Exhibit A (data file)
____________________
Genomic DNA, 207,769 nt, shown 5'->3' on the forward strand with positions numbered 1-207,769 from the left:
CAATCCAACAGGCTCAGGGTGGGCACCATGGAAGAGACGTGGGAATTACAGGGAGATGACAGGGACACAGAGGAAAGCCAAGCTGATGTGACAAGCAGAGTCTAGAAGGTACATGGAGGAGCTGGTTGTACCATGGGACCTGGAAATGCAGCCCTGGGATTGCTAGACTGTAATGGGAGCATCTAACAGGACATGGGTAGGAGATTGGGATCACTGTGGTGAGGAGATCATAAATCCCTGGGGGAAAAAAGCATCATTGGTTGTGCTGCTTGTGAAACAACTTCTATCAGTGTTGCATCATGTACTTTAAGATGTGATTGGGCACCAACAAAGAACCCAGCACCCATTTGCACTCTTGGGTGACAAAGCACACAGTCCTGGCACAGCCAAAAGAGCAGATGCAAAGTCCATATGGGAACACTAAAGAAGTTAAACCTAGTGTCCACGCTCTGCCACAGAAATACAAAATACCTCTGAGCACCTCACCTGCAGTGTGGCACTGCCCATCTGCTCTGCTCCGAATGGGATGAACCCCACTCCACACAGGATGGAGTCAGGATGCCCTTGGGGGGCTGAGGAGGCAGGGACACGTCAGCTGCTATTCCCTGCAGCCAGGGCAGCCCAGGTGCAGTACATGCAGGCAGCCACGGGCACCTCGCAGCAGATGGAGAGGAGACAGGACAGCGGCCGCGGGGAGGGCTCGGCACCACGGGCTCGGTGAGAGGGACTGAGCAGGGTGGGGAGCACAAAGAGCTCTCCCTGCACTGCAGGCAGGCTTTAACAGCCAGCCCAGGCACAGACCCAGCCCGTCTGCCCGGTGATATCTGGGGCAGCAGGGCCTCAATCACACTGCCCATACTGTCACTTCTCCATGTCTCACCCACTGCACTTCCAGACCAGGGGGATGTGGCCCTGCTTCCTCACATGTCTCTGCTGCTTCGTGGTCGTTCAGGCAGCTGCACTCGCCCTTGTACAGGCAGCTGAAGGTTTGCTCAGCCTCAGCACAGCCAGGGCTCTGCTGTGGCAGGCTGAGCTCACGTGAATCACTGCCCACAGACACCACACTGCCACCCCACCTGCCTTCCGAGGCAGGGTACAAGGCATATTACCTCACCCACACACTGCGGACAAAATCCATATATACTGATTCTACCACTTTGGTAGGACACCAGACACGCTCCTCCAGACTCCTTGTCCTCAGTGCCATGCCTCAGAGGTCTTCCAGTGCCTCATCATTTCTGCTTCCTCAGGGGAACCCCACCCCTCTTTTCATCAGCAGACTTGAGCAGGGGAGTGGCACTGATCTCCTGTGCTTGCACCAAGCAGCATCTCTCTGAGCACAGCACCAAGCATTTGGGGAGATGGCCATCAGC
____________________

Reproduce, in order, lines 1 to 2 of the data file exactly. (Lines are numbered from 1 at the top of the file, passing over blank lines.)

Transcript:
Genomic DNA, 207,769 nt, shown 5'->3' on the forward strand with positions numbered 1-207,769 from the left:
CAATCCAACAGGCTCAGGGTGGGCACCATGGAAGAGACGTGGGAATTACAGGGAGATGACAGGGACACAGAGGAAAGCCAAGCTGATGTGACAAGCAGAGTCTAGAAGGTACATGGAGGAGCTGGTTGTACCATGGGACCTGGAAATGCAGCCCTGGGATTGCTAGACTGTAATGGGAGCATCTAACAGGACATGGGTAGGAGATTGGGATCACTGTGGTGAGGAGATCATAAATCCCTGGGGGAAAAAAGCATCATTGGTTGTGCTGCTTGTGAAACAACTTCTATCAGTGTTGCATCATGTACTTTAAGATGTGATTGGGCACCAACAAAGAACCCAGCACCCATTTGCACTCTTGGGTGACAAAGCACACAGTCCTGGCACAGCCAAAAGAGCAGATGCAAAGTCCATATGGGAACACTAAAGAAGTTAAACCTAGTGTCCACGCTCTGCCACAGAAATACAAAATACCTCTGAGCACCTCACCTGCAGTGTGGCACTGCCCATCTGCTCTGCTCCGAATGGGATGAACCCCACTCCACACAGGATGGAGTCAGGATGCCCTTGGGGGGCTGAGGAGGCAGGGACACGTCAGCTGCTATTCCCTGCAGCCAGGGCAGCCCAGGTGCAGTACATGCAGGCAGCCACGGGCACCTCGCAGCAGATGGAGAGGAGACAGGACAGCGGCCGCGGGGAGGGCTCGGCACCACGGGCTCGGTGAGAGGGACTGAGCAGGGTGGGGAGCACAAAGAGCTCTCCCTGCACTGCAGGCAGGCTTTAACAGCCAGCCCAGGCACAGACCCAGCCCGTCTGCCCGGTGATATCTGGGGCAGCAGGGCCTCAATCACACTGCCCATACTGTCACTTCTCCATGTCTCACCCACTGCACTTCCAGACCAGGGGGATGTGGCCCTGCTTCCTCACATGTCTCTGCTGCTTCGTGGTCGTTCAGGCAGCTGCACTCGCCCTTGTACAGGCAGCTGAAGGTTTGCTCAGCCTCAGCACAGCCAGGGCTCTGCTGTGGCAGGCTGAGCTCACGTGAATCACTGCCCACAGACACCACACTGCCACCCCACCTGCCTTCCGAGGCAGGGTACAAGGCATATTACCTCACCCACACACTGCGGACAAAATCCATATATACTGATTCTACCACTTTGGTAGGACACCAGACACGCTCCTCCAGACTCCTTGTCCTCAGTGCCATGCCTCAGAGGTCTTCCAGTGCCTCATCATTTCTGCTTCCTCAGGGGAACCCCACCCCTCTTTTCATCAGCAGACTTGAGCAGGGGAGTGGCACTGATCTCCTGTGCTTGCACCAAGCAGCATCTCTCTGAGCACAGCACCAAGCATTTGGGGAGATGGCCATCAGC